Skip to content
November 22, 2023


Investment information for the new generation

CropX merger brings 21st Century solution to 19th Century problem

Cynicism about our species comes cheap. Usually history revolves in cycles because humanity doesn’t learn its lessons. This isn’t one of those times. Sometimes we do solve our problems and avoid catastrophe before it arrives, and these resolutions can often by recycled and revised if the problem is set to reoccur.

Around the turn of the 19th Century, we were facing a food-scarcity problem. This guy named Thomas Malthus came up with a food production to population ratio that would later be called a Malthusian Trap. Basically, he noted that food production improves the quality of life of a populace, which promoted population growth, which put strains on food production until the lower classes starved and died. It’s the whole spectre of agricultural output being outstripped by population growth.

It’s a good theory if all things had stayed the same, but they didn’t.

We managed to solve that problem by inventing and implementing tech like refrigerated shipping and recombinant DNA to name a few. Couple that with the idea that economic development tends to be negatively correlated with birth replacement rates, and the first world springs free of the trap. The rest of the world may not necessarily follow suit because food scarcity and food security are multi-variable problems, which extend far beyond the standard Malthusian ratio of production and population growth, but having the techniques available goes a long way to solving at least one of the problems of the world’s poor.

The problem is that we’re kind of there again, but with added 21st Century problems.

The population of the planet is roughly 7.8 billion people today, and it’s going to increase to 9.1 billion by 2050. A study conducted in 2009 indicated that food production will have to increase by 70% over the next 40 years, and that’s just for the developed world. The developing world will need to double their food production. Now add in the problems associated with global warming, like floods, droughts, extreme weather events, etc, which will negatively affect food production, and we’ll see food shortages coming in the coming decades. We’ll need to find ways to use our scarce natural resources more efficiently and adapt to climate change.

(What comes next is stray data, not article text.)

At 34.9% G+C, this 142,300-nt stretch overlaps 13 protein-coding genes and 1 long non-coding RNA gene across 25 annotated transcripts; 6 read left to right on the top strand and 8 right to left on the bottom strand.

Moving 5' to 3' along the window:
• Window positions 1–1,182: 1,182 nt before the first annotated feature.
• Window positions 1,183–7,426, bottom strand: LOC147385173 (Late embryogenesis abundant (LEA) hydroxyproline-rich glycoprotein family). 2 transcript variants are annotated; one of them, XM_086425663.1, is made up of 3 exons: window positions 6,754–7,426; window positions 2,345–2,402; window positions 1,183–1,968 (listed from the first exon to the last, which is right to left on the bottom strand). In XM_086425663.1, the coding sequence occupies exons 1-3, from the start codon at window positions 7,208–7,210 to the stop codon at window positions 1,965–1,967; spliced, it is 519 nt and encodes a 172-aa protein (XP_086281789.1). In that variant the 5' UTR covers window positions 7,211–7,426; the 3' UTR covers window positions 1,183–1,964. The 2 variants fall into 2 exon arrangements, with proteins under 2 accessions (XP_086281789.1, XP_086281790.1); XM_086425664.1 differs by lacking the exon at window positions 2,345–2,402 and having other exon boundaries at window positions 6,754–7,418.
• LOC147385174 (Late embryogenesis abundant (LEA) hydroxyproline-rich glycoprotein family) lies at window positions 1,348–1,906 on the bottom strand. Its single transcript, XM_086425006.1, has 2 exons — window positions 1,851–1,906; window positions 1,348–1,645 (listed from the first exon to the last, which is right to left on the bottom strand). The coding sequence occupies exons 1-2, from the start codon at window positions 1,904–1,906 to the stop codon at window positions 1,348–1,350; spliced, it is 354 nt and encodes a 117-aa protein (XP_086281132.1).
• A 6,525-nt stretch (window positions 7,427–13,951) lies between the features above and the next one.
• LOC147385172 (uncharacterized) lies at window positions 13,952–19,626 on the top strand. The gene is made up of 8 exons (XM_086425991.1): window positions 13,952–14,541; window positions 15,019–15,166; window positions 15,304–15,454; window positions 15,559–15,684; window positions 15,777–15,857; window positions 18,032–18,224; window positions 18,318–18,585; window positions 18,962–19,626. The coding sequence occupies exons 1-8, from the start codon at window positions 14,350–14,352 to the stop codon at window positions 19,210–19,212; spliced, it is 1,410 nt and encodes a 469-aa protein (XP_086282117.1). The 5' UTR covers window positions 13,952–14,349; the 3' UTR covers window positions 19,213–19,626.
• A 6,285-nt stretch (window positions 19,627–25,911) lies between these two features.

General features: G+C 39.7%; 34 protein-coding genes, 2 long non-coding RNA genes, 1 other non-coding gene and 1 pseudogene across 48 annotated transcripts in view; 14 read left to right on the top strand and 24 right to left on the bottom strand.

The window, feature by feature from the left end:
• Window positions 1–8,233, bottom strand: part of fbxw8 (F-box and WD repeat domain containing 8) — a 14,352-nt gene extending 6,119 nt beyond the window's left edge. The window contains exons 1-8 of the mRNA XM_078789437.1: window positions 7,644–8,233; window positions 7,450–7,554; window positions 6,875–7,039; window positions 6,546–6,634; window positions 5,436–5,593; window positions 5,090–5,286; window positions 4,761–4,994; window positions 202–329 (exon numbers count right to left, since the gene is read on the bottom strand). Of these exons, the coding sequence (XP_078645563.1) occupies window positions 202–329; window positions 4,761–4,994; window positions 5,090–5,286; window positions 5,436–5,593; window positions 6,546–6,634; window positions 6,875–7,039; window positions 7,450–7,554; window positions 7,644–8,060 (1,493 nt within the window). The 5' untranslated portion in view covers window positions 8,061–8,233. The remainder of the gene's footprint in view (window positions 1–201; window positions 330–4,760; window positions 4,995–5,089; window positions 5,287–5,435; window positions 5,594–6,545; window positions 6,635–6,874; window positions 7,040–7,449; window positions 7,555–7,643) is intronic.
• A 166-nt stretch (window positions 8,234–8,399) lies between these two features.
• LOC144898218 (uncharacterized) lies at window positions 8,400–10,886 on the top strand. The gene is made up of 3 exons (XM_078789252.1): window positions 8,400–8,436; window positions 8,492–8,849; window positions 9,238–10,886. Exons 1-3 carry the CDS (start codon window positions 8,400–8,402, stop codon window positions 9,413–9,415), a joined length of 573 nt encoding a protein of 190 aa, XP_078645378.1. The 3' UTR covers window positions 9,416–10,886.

And we’re doing it little by little.

Take global soil sensing and agricultural analytics company CropX. This company is private for now, but you can invest through the Our Crowd platform. Their recently announced merger with CropMetrics will introduce cloud based technology using internet-of-things (IoT) sensors, and precision-irrigation tools to access to in-soil data, advanced farm management analytics and decision-support tools.

CropX analyzes soil data and integrates it with crop models, satellite imagery and weather forecasts to help farmers around the globe cut crop-input costs and increase profitability by driving water, fertilizer, energy and labour savings.

“We intend to lead the market for on-farm irrigation and nutrient management tools in the years ahead and the acquisition of CropMetrics completes a critical step towards that goal. By strengthening our partner network, growing our U.S. sales footprint and expanding our product offering, the acquisition will help us continue to provide affordable, scalable solutions for farmers dealing with mounting profitability challenges, resource limitations and sustainability demands. The digital ag arena is on the verge of a shakeout, and we plan to maintain and grow our leadership position by providing best-in-class real-time, in-soil insights that will set the new performance standard for irrigation and nutrient management,” said Tomer Tzach, CEO of CropX.

CropMetrics adds another 500,000 acres under management and over 10 years of U.S. farm data to the CropX farm management platform. They also add a dealer network and a experienced support team, as well as advanced in-soil data analytics, allowing farmers access to real-time data regarding soil nutrients, health, moisture and other metrics. If it works, it’ll translate into greater farming efficiency, which will improve yields with stronger, more resilient crops.

Big problems require big solutions, and every solution is an opportunity.

—Joseph Morton

Related Posts

Leave a Reply

Your email address will not be published. Required fields are marked *